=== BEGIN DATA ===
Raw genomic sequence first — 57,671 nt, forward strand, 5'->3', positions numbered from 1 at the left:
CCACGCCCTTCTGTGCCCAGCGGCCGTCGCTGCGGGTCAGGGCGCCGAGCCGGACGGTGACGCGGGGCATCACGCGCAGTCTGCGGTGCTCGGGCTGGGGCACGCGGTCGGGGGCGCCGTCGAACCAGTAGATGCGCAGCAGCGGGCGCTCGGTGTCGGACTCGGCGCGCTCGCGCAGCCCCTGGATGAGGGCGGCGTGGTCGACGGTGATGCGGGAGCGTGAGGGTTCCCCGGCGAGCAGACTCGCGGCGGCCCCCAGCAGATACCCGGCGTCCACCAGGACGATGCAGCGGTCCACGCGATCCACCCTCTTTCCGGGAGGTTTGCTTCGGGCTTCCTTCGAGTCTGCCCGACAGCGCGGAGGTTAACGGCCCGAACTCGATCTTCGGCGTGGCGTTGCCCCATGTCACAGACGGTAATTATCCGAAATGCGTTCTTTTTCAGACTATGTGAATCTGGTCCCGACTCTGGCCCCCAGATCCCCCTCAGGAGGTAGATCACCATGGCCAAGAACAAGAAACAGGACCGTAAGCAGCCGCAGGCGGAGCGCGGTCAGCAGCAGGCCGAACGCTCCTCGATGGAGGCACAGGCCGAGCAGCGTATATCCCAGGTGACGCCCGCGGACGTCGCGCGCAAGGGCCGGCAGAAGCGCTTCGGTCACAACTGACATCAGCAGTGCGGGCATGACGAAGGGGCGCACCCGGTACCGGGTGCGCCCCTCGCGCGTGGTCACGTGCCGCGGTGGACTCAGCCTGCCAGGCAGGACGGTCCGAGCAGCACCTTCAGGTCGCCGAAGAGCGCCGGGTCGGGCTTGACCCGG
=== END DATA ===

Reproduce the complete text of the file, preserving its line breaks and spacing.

Raw genomic sequence first — 57,671 nt, forward strand, 5'->3', positions numbered from 1 at the left:
CCACGCCCTTCTGTGCCCAGCGGCCGTCGCTGCGGGTCAGGGCGCCGAGCCGGACGGTGACGCGGGGCATCACGCGCAGTCTGCGGTGCTCGGGCTGGGGCACGCGGTCGGGGGCGCCGTCGAACCAGTAGATGCGCAGCAGCGGGCGCTCGGTGTCGGACTCGGCGCGCTCGCGCAGCCCCTGGATGAGGGCGGCGTGGTCGACGGTGATGCGGGAGCGTGAGGGTTCCCCGGCGAGCAGACTCGCGGCGGCCCCCAGCAGATACCCGGCGTCCACCAGGACGATGCAGCGGTCCACGCGATCCACCCTCTTTCCGGGAGGTTTGCTTCGGGCTTCCTTCGAGTCTGCCCGACAGCGCGGAGGTTAACGGCCCGAACTCGATCTTCGGCGTGGCGTTGCCCCATGTCACAGACGGTAATTATCCGAAATGCGTTCTTTTTCAGACTATGTGAATCTGGTCCCGACTCTGGCCCCCAGATCCCCCTCAGGAGGTAGATCACCATGGCCAAGAACAAGAAACAGGACCGTAAGCAGCCGCAGGCGGAGCGCGGTCAGCAGCAGGCCGAACGCTCCTCGATGGAGGCACAGGCCGAGCAGCGTATATCCCAGGTGACGCCCGCGGACGTCGCGCGCAAGGGCCGGCAGAAGCGCTTCGGTCACAACTGACATCAGCAGTGCGGGCATGACGAAGGGGCGCACCCGGTACCGGGTGCGCCCCTCGCGCGTGGTCACGTGCCGCGGTGGACTCAGCCTGCCAGGCAGGACGGTCCGAGCAGCACCTTCAGGTCGCCGAAGAGCGCCGGGTCGGGCTTGACCCGG